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Comment author: Metus 15 December 2014 01:17:31AM 1 point [-]

Interesting answer. Seeing as my personal giving is completely out of pleasure not some kind of moral obligation, the argument for diversification is very strong.

Comment author: Nisan 15 December 2014 01:27:17AM 3 points [-]

Ah. Well, then there doesn't seem to be anything to debate here. If you want to do what makes you happy, then do what makes you happy.

Comment author: Metus 15 December 2014 12:25:12AM *  2 points [-]

I want to open up the debate again whether to split donations or to concentrate them in one place.

One camp insists on donating all your money to a single charity with the highest current marginal effectiveness. The other camp claims that you should split donations for various reasons ranging from concerns like "if everyone thought like this" to "don't put all your eggs in one basket." My position is firmly in the second camp as it seems to me obvious that you should split your donations just as you split your investments, because of risk.

But it is not obvious at all. If a utility function is concave risk aversion arises completely naturally and with it all the associated theory of how to avoid unnecessary risk. Utilitarians however seem to consider it natural that the moral utility function is completely linear in the number of people or QALYs or any other measure of human well-being. Is there any theoretical reason risk-aversion can arise if a utility function is completely linear in the way described before?

In the same vein, there seems to be no theoretical reason for having time preference in a certain world. So if we agree that we should invest our donations and donate them later it seems like there is no reason to actually donate them at any time since at any such time we could follow the same reasoning and push the donation even further. Is the conlcusion then to either donate now or not at all? Or should the answer be way more complicated involving average and local economic growth and thus the impact of money donated now or later?

Let the perfect not be the enemy of the good, but this rabbit hole seems to go deeper and deeper.

Comment author: Nisan 15 December 2014 01:22:14AM 3 points [-]

I believe donating to the best charity is essentially correct, for the reason you state. You won't find much disagreement on Less Wrong or from GiveWell. Whether that's obvious or not is a matter of opinion, I suppose. Note that in GiveWell's latest top charity recommendations, they suggest splitting one's donation among the very best charities for contingent reasons not having to do with risk aversion.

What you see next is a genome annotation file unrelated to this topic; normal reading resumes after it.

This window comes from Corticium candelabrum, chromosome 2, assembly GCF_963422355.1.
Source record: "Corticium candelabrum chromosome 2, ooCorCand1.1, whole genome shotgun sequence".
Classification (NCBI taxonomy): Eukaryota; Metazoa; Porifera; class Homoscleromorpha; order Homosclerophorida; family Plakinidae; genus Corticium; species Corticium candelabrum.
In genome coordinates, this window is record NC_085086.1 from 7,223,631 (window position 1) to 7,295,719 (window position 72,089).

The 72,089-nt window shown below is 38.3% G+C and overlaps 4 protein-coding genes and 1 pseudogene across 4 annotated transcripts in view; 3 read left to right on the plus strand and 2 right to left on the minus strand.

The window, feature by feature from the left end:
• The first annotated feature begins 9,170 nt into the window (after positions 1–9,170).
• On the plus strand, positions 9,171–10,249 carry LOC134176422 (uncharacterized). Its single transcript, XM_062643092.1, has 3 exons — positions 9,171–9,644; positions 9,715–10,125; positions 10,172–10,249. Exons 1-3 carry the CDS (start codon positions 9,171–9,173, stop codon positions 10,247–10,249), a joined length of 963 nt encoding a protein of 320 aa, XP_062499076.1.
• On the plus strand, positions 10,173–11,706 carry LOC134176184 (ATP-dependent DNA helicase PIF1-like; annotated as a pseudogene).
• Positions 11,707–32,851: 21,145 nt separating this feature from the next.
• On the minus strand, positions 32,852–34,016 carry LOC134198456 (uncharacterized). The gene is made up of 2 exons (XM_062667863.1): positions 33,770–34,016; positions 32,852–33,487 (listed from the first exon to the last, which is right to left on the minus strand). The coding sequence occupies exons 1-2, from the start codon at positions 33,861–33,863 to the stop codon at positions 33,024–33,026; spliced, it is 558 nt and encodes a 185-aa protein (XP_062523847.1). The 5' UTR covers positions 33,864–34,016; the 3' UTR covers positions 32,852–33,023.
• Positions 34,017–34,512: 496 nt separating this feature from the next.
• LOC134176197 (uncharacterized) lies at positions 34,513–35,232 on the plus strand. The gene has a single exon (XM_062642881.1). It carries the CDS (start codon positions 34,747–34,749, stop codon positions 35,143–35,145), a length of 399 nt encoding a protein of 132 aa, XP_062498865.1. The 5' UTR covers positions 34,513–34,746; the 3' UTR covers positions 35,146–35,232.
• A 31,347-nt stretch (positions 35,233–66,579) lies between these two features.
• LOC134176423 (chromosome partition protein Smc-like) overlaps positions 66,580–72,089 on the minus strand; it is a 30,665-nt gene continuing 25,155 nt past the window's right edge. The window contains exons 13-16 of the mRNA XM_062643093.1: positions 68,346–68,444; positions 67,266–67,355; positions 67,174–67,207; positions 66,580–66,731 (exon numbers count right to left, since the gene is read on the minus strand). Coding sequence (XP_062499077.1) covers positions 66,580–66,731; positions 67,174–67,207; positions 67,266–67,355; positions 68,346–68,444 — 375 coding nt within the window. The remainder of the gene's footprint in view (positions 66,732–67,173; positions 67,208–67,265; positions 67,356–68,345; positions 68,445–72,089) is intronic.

If you had some kind of donor advised fund that could grow to produce an arbitrarily large amount of good given enough time, that would present a conundrum. It would be exactly the same conundrum as the following puzzle: Suppose you can say a number, and get that much money; which number do you say? In practice, however, our choices are limited. The rule against perpetuities prevents you from donating long after your lifetime; and opportunities to do good with your money may dry up faster than your money grows. Holden Karnofsky has some somewhat more practical considerations.

Comment author: Nisan 22 October 2014 05:59:05PM 1 point [-]

Claim: There are some deals you should make but can't.

Comment author: curiousepic 15 July 2014 06:50:21PM 4 points [-]

I'm an EA and interested in signing up for cryonics. After cryocrastinating for a few years (ok I guess I don't get to say "after" until I actually sign up), I've realized that I should definitely sign up for life insurance, because of the ability to change the beneficiary. I place a low probability on cryonics working right now, but I can claim a charity or a Donor Advised Fund as the beneficiary until I place a sufficient probability on suspension technology working. In the future, I can change it back if I change my mind, etc.

Any issues that might come into this? If no one sees any flaws, I'm committing to sign up for life insurance with this plan in mind by or during the next open thread, and making a more prominent post about this strategy for any EA+Cryonics people.